The Long Summer: How Climate Changed Civilization Paperback – 29 Dec 2004
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A professor of anthropology by training, Brian Fagan traces the effects of climate change on civilisation over the past 15,000 years--a period of prolonged global warming that has accelerated in the past 150 years. In particular, he's interested in how civilisations have responded to, or been radically altered by, changes in environment. One of Fagan's most compelling examples is a detailed history of the city of Ur in what is now Iraq. Once a great city in one of the world's earliest civilisations, it first thrived thanks to abundant rainfall and then suffered severely when the Indian Ocean monsoons shifted southward, changing rain patterns. By 2000 BC its agricultural economy had collapsed, and today it is an abandoned landscape, an assemblage of decaying shrines in the harshest of deserts.
Fagan views this event as pivotal. It was, he writes, "the first time an entire city disintegrated in the face of environmental catastrophe". But it wasn't the last: in his epilogue, which covers the last 800 years of human history, Fagan explores the climatic upheavals that left 20 million dead in famine-related epidemics in the 19th century. He notes that today 200 million people barely survive on marginal agricultural land in places such as northeastern Brazil, Ethiopia and the Saharan Sahel. If temperatures rise much above current levels and rising seas flood coastal plains, the devastation could dwarf any disaster mankind has previously known. Fagan doesn't offer easy solutions, but he presents a compelling history of climate's role in the background--and sometimes foreground--of human history. --Keith Moerer, Amazon.com --This text refers to an out of print or unavailable edition of this title.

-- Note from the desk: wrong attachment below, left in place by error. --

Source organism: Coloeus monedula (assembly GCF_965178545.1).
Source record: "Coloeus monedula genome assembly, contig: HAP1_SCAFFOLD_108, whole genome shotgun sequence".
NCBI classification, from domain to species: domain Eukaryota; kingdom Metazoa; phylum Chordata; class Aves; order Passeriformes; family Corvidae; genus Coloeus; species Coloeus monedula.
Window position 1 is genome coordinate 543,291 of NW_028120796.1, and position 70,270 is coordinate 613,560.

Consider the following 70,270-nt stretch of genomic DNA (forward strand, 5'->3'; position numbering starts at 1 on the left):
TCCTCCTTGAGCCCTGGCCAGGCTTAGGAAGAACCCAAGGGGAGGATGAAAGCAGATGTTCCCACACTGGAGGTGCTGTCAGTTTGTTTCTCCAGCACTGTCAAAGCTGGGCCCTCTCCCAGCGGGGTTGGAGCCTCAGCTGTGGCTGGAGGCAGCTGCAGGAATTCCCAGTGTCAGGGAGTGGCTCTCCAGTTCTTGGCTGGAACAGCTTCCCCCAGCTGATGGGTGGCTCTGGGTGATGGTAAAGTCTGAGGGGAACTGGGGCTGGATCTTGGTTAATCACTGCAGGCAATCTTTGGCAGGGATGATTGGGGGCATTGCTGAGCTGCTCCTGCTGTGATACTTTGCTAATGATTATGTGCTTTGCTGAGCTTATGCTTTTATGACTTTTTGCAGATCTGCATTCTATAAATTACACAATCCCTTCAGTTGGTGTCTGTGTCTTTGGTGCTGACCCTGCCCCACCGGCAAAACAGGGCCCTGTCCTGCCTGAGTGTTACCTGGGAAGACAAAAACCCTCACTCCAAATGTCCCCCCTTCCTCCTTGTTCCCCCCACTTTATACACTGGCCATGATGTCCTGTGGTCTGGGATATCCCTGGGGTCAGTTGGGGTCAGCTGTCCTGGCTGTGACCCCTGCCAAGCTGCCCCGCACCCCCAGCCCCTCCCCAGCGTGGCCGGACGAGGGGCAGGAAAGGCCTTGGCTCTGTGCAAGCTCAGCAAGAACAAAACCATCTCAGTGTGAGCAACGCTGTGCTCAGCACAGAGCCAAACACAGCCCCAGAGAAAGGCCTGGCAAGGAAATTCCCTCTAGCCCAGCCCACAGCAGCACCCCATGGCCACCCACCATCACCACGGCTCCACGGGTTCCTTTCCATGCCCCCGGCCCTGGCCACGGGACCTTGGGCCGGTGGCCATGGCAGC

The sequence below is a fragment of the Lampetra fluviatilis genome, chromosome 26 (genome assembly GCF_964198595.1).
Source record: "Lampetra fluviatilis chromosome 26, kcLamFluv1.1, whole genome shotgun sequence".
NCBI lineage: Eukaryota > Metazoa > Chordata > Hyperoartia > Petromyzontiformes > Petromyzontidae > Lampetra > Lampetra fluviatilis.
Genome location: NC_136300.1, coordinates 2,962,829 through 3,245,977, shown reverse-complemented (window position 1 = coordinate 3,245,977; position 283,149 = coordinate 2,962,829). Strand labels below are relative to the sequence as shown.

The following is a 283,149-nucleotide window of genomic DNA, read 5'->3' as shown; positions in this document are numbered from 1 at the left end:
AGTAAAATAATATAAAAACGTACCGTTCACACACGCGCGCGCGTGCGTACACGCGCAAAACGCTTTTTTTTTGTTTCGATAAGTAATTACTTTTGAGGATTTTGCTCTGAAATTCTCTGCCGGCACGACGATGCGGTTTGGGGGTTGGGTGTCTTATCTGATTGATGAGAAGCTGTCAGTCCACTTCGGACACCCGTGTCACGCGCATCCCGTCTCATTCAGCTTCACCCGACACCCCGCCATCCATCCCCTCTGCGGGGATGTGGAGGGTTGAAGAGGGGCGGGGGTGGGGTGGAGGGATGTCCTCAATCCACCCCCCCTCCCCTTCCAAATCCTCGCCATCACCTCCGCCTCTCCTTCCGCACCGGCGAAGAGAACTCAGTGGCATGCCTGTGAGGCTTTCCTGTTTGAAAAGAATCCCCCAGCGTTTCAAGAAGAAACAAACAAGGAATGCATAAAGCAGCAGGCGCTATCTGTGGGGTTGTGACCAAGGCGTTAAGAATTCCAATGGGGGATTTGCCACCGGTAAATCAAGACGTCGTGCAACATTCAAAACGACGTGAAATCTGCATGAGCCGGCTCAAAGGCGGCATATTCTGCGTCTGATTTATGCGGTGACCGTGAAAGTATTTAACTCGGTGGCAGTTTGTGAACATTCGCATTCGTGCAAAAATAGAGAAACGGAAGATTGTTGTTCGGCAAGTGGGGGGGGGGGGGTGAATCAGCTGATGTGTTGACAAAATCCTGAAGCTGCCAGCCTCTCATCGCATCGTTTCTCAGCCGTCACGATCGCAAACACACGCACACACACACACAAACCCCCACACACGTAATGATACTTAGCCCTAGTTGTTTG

"Extremely readable and thought-provoking, this book should appeal to many people, including those concerned with global warming and its implications for the future."See all Product description
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Top customer reviews
Overall, if found this to be a very interesting book. On the down side, its various chapters do not tie together in a progressive unfolding of history, but instead hop from subject to subject, like a series of articles. But, that said, this is a fascinating book. The author has an excellent grasp on both human and climactic history, and he succeeds in putting them together to tell the story of mankind, bringing out information that you will be hard pressed to find anywhere else.
I really enjoyed this book, and must admit to have found its lesson of unpredictable, but inevitable, climate change to have been quite sobering. If you want to understand human history, and I mean really understand it, then you must read this book!
Fagan brings together great professional experience to summarise existing anthropological and archaeological evidence, and paints pictures of the human strategies for survival in good and bad environmental conditions over the past 15,000 years. He describes the progressive developments of societies, from hunter gatherer communities to city states, and shows how they made the best use of available resources and ingenuity.
In The Long Summer Fagan clearly illustrates the ever-changing nature of climatic variation. As patterns of glaciation ebb and flow, events such as melting ice can dramatically change the climate of large regions of the earth, often remote from the origin, thrusting the people who live there into new ways of existence as communities are destroyed, often within short time periods. In former times, people survived by changing their diet or migrating to areas with more favourable climatic conditions, but this is denied to more recent civilisations because of national boundaries and competition for resources in a world of high populations.
Choosing examples from different societies in Europe and Asia, and then the Americas, Fagan progresses through the centuries towards the present day, but omits contemporary society except to say that we ignore human impacts on the global climate at our peril, likening the attitudes of modern political leaders to a ship's captain who denies the existence of bad weather.
Repeatedly through the past centuries, societies have waxed and waned in response to favourable and unfavourable climatic conditions. At the end of the good periods comes hardship and destruction, themes which have intensified as time progresses and populations grow. There are sober lessons to be learned from this book, and we had better start learning them.
Fagan has combined the scientific and the social brilliantly to produce an important contribution to debate and a gripping read.
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